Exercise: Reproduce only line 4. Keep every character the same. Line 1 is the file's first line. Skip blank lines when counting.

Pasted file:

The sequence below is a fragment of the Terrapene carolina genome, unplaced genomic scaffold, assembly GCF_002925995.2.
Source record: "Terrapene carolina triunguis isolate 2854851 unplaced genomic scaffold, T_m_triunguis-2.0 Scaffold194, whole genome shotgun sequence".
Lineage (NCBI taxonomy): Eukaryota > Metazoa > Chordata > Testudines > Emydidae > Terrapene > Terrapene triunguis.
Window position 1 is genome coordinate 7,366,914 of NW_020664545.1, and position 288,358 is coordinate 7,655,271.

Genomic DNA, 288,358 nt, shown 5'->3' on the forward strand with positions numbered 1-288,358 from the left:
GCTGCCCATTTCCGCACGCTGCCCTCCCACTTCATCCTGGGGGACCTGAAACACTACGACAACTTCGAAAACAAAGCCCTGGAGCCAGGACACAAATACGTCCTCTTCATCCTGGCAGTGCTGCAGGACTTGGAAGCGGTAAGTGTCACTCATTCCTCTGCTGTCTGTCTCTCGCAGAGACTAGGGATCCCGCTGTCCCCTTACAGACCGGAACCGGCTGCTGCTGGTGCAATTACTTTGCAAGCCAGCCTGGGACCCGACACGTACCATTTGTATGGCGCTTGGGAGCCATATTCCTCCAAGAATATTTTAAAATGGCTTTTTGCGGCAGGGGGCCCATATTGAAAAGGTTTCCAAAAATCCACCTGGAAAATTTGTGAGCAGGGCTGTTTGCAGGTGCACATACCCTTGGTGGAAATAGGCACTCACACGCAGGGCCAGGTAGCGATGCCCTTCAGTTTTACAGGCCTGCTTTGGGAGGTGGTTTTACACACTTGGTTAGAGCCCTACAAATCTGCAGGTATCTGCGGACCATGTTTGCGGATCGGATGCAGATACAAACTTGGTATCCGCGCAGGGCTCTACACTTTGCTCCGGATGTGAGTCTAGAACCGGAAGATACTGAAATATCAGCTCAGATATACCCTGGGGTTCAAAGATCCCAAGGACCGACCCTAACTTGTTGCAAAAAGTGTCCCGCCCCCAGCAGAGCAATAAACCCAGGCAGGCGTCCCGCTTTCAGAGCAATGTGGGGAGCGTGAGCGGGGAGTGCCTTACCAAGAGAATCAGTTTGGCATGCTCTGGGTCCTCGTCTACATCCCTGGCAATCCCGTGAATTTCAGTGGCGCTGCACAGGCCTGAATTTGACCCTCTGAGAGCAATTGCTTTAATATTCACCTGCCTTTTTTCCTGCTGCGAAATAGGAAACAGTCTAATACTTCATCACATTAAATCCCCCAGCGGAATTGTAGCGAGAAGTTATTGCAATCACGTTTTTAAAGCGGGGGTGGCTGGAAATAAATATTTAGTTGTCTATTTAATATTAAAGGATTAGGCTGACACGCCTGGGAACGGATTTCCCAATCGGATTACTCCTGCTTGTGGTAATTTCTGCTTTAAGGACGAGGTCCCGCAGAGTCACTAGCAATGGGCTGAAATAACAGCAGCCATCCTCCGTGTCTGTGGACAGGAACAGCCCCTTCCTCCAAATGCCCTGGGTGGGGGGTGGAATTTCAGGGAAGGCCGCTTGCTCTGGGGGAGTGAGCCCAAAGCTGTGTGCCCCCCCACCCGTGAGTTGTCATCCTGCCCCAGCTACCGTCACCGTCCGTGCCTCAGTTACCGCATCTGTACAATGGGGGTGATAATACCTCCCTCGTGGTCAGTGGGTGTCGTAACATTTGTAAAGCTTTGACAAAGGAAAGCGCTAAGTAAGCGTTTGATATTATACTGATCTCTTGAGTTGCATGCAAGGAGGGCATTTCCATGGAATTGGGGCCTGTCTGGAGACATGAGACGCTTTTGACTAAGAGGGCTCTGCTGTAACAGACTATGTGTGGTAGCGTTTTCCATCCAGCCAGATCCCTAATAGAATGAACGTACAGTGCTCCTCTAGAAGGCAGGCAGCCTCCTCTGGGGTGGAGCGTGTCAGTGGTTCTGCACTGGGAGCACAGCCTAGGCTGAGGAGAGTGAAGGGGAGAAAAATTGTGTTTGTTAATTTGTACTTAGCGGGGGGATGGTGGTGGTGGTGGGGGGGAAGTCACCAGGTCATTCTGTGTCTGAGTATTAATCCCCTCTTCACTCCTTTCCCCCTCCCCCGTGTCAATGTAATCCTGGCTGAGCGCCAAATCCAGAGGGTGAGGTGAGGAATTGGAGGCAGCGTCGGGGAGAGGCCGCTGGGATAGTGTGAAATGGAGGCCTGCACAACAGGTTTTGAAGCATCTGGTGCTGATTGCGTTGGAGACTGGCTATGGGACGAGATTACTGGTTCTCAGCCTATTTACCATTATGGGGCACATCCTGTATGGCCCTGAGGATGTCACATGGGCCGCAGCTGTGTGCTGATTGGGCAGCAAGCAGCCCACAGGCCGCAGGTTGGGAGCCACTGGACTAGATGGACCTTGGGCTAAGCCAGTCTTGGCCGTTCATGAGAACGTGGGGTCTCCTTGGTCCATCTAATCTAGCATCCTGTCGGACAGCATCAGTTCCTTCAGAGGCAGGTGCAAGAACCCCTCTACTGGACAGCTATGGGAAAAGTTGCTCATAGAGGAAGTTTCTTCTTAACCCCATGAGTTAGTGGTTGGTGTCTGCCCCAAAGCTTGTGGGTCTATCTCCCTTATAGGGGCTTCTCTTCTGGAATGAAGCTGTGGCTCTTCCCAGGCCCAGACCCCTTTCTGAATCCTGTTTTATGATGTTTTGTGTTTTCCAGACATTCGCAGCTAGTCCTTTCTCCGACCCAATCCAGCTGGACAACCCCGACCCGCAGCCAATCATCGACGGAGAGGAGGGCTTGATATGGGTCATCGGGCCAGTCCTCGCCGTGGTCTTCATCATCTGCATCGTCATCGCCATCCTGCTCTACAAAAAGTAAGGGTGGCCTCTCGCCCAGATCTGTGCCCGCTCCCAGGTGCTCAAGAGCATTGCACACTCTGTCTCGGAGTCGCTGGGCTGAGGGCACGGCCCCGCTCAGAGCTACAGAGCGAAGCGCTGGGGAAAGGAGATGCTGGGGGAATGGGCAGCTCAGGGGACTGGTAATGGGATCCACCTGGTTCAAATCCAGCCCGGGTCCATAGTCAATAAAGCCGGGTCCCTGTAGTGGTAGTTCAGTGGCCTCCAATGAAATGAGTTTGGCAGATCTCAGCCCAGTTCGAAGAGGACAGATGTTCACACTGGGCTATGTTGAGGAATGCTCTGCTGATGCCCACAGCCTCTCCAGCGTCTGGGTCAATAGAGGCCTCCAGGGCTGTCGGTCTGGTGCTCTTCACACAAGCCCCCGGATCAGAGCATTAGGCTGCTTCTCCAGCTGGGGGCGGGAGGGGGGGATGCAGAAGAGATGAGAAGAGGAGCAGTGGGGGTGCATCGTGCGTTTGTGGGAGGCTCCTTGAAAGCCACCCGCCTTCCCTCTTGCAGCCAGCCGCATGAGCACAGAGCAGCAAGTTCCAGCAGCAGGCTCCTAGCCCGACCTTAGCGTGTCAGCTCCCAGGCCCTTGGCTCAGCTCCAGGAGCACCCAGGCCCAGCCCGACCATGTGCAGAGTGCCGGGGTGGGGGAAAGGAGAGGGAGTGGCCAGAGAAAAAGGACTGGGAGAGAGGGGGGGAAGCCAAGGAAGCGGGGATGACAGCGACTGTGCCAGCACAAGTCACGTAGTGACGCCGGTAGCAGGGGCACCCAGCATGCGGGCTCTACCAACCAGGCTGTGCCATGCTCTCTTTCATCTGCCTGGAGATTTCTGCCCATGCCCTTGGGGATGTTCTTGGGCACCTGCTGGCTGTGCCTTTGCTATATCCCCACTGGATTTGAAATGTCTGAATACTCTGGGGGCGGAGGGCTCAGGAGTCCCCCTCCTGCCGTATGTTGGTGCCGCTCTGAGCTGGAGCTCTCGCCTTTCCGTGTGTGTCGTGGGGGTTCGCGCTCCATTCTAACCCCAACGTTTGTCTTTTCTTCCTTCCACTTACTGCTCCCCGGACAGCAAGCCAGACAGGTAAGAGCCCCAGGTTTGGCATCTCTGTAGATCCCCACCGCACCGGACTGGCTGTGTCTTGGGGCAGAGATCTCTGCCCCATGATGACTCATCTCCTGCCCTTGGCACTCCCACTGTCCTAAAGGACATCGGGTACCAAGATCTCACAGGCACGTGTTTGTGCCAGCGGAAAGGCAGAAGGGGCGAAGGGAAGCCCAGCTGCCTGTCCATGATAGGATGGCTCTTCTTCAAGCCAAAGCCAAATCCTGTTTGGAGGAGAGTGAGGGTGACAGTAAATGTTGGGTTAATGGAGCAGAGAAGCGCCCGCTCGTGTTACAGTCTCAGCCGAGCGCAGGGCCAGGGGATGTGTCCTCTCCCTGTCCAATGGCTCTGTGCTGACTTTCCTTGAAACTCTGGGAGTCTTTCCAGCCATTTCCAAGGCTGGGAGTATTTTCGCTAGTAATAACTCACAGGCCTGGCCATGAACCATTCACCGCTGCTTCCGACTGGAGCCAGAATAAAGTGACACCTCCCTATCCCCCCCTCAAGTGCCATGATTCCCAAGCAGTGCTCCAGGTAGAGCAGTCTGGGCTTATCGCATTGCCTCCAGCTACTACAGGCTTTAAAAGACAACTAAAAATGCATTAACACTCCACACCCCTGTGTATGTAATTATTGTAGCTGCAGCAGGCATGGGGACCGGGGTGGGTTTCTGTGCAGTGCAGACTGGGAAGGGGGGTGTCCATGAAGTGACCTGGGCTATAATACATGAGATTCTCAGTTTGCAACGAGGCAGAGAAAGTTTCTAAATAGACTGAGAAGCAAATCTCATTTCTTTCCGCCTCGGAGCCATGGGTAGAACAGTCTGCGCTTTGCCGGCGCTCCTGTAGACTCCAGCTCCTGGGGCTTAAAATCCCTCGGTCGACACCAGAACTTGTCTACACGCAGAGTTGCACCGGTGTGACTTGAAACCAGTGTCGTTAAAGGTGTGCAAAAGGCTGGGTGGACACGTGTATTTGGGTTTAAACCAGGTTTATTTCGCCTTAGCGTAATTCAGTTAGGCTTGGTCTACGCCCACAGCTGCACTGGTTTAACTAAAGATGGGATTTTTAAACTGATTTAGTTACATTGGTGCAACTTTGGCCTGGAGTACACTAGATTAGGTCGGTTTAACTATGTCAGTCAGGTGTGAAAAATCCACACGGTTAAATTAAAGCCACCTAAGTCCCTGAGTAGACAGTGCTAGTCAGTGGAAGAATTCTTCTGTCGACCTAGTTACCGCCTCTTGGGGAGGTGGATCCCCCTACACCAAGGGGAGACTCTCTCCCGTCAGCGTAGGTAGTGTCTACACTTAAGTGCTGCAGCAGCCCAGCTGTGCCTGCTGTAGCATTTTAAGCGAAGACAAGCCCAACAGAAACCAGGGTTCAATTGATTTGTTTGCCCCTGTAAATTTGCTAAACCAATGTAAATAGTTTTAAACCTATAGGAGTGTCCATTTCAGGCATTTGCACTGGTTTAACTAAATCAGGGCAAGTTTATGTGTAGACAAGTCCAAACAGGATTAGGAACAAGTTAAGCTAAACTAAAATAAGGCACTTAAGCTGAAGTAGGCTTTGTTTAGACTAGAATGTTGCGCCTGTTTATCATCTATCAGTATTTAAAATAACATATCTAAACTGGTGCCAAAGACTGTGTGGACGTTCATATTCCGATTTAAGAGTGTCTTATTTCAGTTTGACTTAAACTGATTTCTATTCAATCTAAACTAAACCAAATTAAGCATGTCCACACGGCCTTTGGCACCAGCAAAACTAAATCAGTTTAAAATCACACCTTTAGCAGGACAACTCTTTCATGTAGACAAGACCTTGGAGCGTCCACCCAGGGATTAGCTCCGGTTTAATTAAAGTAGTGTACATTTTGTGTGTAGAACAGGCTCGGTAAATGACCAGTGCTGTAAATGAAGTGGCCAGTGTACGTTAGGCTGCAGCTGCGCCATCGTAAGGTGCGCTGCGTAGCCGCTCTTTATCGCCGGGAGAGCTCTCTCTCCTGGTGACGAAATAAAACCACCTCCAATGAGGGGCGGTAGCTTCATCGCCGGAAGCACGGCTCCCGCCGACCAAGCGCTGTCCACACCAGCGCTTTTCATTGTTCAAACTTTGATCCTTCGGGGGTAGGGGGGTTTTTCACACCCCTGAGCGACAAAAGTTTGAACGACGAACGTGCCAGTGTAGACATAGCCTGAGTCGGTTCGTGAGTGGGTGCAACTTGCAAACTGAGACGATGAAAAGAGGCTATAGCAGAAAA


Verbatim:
Window position 1 is genome coordinate 7,366,914 of NW_020664545.1, and position 288,358 is coordinate 7,655,271.